By John W. Mittendorf
Some might say sizing up is one of the first actions taken by a first arriving officer to an incident. Others would say a size-up determines a course of action in relation to the perceived risk, etc. However, when we apply the term size-up to structure fires, definitions that always seem to be mentioned include: making a quick lap around the building to determine what constitutes the problem and where it is; or the determining factor in the course of action you choose.
If fireground safety is a primary consideration, then conducting a size-up that enhances your ability to mitigate the incident in a safe and timely manner is a cornerstone of efficient and safe fireground operations. Generally, size-ups consist of three distinct types:
The initial size-up lays the foundation for abatement strategy, and normally starts prior to your arrival. Upon arrival, the initial size-up is expanded and fine tuned by the observable factors presented by the incident.
The continuing size-up should consist of all personnel remaining aware of their surroundings. This means taking time to monitor and verify the changing conditions and relaying this information to appropriate personnel if appropriate.
An integral part of a size-up is relaying information from a particular area (or area of responsibility) to appropriate personnel. In short, this means that when necessary and without being asked, give an appropriate size-up from your particular area.
For this series, we will focus on the initial size-up as applied to structural fireground operations, and specifically how to read a building. Before we consider the physical aspects of an initial structural fireground size-up, we should consider two basic reasons why we should perform one. First, NFPA statistics indicate that injuries and deaths related to structural incidents are a result of three primary factors. To paraphrase, you fall into it, it falls on you, or flashover.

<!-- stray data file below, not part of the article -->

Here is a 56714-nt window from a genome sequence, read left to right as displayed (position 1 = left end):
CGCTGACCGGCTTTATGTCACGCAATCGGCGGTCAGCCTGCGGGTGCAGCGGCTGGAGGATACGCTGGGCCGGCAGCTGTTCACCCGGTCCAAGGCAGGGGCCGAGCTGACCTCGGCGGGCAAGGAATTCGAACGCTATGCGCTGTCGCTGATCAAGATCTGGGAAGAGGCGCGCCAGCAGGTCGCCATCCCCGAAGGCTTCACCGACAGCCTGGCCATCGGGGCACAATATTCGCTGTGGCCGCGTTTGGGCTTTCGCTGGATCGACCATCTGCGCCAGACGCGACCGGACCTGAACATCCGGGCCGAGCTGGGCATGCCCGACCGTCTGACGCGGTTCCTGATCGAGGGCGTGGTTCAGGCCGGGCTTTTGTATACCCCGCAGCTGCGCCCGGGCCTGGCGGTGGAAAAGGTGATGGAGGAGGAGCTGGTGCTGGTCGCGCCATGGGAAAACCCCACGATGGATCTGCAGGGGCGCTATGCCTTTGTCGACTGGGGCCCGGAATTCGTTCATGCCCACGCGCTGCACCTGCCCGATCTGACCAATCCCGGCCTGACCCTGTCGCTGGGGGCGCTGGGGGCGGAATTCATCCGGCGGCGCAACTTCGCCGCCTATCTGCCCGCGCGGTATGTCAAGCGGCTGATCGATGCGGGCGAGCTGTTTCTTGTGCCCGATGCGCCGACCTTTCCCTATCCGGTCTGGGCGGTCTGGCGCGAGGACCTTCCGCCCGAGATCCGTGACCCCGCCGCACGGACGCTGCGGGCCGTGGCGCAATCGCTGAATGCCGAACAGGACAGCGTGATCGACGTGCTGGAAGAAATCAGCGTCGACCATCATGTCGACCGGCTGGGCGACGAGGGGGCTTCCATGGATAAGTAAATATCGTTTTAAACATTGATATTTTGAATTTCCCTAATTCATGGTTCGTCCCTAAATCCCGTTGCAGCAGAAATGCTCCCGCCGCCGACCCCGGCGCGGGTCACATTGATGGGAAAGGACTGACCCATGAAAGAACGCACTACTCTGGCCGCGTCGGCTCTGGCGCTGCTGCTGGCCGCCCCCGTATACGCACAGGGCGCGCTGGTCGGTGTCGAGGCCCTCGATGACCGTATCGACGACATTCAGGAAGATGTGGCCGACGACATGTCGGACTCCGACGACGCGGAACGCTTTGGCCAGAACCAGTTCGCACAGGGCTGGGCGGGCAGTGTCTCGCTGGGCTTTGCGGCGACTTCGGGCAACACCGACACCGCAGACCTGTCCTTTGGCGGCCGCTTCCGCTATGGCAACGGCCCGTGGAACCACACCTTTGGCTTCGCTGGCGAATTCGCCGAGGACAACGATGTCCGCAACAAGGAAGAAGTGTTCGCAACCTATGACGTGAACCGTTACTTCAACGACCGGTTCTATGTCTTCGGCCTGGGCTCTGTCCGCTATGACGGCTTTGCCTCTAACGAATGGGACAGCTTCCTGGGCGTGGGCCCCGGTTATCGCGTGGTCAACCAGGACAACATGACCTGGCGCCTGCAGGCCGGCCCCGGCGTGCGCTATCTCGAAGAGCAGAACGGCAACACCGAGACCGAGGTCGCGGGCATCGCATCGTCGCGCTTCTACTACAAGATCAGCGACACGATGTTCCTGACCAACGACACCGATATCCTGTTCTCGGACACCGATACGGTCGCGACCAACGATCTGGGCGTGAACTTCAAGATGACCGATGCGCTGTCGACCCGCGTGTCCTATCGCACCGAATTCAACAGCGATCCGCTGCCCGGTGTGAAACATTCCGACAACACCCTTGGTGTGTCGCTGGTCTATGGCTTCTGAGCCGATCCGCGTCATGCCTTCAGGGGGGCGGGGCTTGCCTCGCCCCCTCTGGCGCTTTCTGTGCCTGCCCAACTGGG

Second, prior to your involvement with a building that is on fire, the ability to read the building, evaluate its strong and weak points, and then determine your degree and place of involvement (interior vs exterior) puts you in the drivers seat. To a large degree, once fireground personnel are committed inside or on a building, the building is often in control. Take the necessary time to determine what specific factors about a particular building are important. The ability to read a building in a timely and effective manner can significantly reduce at least two of the three aforementioned factors. To assist in accomplishing this goal, we will take a different approach to assist reading a building in upcoming articles. Stay tuned!
John W. Mittendorf joined the Los Angeles City (CA) Fire Department (LAFD) in 1963, rising to the rank of captain II, task force commander. In 1981, he was promoted to battalion chief and in the year following became the commander of the In-Service Training Section. In 1993, he retired from LAFD after 30 years of service. Mittendorf has been a member of the National Fire Protection Research Foundation on Engineered Lightweight Construction Technical Advisory Committee. He has provided training programs for the National Fire Academy in Emmitsburg, Maryland; the University of California at Los Angeles; and the British Fire Academy at Morton-in-Marsh, England. He is a member of the editorial advisory board of Fire Engineering and author of the books Truck Company Operations (Fire Engineering, 1998) and Facing the Promotional Interview (Fire Engineering, 2003).